University Iowa researchers conducted a database search to investigate whether aspirin can aid in the prevention of intracranial aneurysm rupture by hindering aneurysm growth. The researchers, including University of Iowa College of Public Health professor of epidemiology Dr. James Torner, identified 146 patients harboring a total of 375 intracranial aneurysms, five millimeters or less in diameter, that had been observed for at least five years.
The researchers found an association between aspirin use and a decreased rate of aneurysm growth. Growth is important in intracranial aneurysms because it increases the risk of aneurysm rupture.
In this study, all aneurysms observed to grow later underwent treatment. This occurred with 24 aneurysms. None of the observed aneurysms ruptured.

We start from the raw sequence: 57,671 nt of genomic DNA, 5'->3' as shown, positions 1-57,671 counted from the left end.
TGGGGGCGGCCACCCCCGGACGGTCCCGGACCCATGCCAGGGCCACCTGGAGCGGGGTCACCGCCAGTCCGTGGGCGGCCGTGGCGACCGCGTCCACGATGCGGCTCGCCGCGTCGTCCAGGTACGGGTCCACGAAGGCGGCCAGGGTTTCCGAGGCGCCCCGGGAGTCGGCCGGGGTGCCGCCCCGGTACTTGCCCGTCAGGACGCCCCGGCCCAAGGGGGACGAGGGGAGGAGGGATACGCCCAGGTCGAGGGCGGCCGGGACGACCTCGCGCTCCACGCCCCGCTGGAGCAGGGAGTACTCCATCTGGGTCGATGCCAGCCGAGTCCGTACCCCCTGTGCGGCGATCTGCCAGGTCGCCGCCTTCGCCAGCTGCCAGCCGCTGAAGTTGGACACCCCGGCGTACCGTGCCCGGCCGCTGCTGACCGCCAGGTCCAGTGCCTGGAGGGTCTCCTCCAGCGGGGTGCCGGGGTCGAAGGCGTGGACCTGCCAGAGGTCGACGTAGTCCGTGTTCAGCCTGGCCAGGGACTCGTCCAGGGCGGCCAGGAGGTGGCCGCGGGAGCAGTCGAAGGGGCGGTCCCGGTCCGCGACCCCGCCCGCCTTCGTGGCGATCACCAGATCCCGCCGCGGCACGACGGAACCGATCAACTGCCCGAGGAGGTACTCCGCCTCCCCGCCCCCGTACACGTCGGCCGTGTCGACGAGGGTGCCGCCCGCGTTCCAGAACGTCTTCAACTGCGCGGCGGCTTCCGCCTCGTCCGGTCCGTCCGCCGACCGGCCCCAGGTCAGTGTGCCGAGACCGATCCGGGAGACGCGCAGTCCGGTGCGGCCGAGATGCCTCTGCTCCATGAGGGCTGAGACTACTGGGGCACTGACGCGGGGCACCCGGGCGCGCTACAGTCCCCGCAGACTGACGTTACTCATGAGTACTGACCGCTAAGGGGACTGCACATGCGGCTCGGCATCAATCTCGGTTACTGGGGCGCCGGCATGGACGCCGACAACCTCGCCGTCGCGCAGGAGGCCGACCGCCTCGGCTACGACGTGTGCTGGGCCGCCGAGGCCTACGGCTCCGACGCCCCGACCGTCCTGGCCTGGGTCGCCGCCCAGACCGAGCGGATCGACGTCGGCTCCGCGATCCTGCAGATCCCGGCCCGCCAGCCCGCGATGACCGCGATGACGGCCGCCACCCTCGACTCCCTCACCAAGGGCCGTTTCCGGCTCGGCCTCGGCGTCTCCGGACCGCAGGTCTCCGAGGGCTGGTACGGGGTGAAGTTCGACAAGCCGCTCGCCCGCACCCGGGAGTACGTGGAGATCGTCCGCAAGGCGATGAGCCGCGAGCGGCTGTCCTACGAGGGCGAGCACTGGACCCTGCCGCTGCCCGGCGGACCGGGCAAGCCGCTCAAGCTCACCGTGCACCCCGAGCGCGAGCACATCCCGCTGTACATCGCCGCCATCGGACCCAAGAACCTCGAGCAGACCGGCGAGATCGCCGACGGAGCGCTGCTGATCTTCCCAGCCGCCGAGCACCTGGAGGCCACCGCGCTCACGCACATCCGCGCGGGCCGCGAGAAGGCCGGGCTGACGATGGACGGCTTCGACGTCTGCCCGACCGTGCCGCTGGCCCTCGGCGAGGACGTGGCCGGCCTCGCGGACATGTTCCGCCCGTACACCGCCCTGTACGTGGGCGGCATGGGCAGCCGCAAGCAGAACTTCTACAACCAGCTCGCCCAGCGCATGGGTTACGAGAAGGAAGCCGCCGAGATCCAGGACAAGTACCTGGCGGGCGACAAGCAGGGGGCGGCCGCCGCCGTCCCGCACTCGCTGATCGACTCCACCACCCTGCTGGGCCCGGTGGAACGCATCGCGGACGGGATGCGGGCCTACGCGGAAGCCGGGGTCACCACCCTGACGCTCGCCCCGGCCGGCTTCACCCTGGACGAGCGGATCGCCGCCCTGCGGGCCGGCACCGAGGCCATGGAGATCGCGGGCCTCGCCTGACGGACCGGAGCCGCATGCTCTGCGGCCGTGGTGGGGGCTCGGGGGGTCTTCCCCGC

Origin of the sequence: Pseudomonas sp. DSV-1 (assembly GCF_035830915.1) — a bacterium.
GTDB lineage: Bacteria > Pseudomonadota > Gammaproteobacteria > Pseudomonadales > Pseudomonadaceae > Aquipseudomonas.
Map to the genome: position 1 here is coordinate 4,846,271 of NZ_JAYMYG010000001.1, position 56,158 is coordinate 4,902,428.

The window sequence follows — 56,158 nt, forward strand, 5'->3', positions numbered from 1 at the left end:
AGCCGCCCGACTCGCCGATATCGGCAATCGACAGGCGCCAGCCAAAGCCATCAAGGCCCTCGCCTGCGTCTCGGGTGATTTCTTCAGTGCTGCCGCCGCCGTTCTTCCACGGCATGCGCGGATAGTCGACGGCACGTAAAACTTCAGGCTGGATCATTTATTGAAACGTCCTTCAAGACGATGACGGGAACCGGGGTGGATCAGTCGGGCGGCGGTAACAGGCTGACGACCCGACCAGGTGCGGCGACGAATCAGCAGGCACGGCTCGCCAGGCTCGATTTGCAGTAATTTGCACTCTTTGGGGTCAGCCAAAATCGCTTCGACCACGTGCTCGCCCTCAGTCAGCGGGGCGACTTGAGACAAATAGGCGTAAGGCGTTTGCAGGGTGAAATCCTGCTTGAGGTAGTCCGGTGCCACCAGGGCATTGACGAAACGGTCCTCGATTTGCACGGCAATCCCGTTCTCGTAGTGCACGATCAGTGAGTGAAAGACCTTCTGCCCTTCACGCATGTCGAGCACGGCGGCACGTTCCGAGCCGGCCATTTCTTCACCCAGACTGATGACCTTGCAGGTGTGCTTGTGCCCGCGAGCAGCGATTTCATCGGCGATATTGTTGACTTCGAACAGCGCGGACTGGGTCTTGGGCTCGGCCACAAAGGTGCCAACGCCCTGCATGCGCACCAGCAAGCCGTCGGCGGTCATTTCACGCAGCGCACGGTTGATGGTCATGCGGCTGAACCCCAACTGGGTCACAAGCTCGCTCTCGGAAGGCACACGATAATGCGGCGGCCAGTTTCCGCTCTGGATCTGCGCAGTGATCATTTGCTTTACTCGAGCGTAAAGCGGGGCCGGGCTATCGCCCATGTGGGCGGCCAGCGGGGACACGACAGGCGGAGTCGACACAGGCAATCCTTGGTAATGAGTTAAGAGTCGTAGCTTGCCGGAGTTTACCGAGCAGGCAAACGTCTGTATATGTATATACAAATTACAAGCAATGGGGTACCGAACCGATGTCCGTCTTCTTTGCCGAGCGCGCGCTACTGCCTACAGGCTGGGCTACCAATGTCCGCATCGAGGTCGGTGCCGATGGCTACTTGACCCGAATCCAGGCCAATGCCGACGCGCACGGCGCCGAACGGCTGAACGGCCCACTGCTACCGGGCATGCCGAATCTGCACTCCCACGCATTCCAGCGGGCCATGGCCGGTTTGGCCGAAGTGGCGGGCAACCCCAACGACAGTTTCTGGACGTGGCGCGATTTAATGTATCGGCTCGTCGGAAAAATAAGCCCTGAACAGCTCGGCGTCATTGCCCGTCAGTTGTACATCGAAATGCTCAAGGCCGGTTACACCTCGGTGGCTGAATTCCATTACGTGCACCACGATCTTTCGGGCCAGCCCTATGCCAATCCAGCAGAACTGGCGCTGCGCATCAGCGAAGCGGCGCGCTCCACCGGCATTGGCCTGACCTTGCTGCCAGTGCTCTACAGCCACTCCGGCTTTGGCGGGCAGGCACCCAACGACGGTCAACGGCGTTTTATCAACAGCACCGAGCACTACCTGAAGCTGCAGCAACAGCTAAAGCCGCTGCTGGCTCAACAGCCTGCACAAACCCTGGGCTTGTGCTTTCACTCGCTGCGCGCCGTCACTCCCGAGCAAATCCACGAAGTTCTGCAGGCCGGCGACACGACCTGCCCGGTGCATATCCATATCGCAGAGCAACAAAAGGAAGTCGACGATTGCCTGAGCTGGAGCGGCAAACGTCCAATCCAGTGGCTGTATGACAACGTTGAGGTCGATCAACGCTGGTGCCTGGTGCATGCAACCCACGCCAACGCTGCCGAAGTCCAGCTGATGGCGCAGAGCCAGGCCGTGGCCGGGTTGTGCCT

According to the Brain Aneurysm Foundation, in the United States an estimated 6.5 million people have an unruptured intracranial artery. Many small aneurysms do not cause symptoms and are unlikely to rupture. Each year, however, approximately 30,000 Americans experience aneurysm rupture, which can result in disability and even death.
The article, “Aspirin associated with decreased rate of intracranial aneurysm growth,” by Dr. Mario Zanaty, and colleagues, was published in the Journal of Neurosurgery.Tags: Friday Letter Submission, Publish on November 08